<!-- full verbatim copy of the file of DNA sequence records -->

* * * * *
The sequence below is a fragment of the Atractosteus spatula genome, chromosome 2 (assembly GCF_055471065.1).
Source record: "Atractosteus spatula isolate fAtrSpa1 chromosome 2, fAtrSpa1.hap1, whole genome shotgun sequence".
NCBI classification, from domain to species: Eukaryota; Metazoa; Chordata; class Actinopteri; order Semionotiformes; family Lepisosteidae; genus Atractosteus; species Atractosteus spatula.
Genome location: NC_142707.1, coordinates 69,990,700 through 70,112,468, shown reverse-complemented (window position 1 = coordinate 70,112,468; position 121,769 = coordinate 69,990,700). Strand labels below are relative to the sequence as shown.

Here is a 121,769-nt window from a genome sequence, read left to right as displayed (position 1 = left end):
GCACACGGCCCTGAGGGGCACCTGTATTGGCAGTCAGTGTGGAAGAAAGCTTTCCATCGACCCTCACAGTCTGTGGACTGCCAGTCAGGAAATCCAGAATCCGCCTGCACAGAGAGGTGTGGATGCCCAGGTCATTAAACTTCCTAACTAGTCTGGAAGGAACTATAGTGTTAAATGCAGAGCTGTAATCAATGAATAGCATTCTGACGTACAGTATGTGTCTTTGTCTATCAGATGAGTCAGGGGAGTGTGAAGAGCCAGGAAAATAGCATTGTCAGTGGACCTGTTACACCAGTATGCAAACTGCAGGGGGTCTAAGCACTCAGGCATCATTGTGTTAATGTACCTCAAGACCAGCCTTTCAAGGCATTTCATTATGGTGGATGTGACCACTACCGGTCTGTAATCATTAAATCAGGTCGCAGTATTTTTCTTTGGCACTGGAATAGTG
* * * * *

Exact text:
The sequence below is a fragment of the Atractosteus spatula genome, chromosome 2 (assembly GCF_055471065.1).
Source record: "Atractosteus spatula isolate fAtrSpa1 chromosome 2, fAtrSpa1.hap1, whole genome shotgun sequence".
NCBI classification, from domain to species: Eukaryota; Metazoa; Chordata; class Actinopteri; order Semionotiformes; family Lepisosteidae; genus Atractosteus; species Atractosteus spatula.
Genome location: NC_142707.1, coordinates 69,990,700 through 70,112,468, shown reverse-complemented (window position 1 = coordinate 70,112,468; position 121,769 = coordinate 69,990,700). Strand labels below are relative to the sequence as shown.

Here is a 121,769-nt window from a genome sequence, read left to right as displayed (position 1 = left end):
GCACACGGCCCTGAGGGGCACCTGTATTGGCAGTCAGTGTGGAAGAAAGCTTTCCATCGACCCTCACAGTCTGTGGACTGCCAGTCAGGAAATCCAGAATCCGCCTGCACAGAGAGGTGTGGATGCCCAGGTCATTAAACTTCCTAACTAGTCTGGAAGGAACTATAGTGTTAAATGCAGAGCTGTAATCAATGAATAGCATTCTGACGTACAGTATGTGTCTTTGTCTATCAGATGAGTCAGGGGAGTGTGAAGAGCCAGGAAAATAGCATTGTCAGTGGACCTGTTACACCAGTATGCAAACTGCAGGGGGTCTAAGCACTCAGGCATCATTGTGTTAATGTACCTCAAGACCAGCCTTTCAAGGCATTTCATTATGGTGGATGTGACCACTACCGGTCTGTAATCATTAAATCAGGTCGCAGTATTTTTCTTTGGCACTGGAATAGTG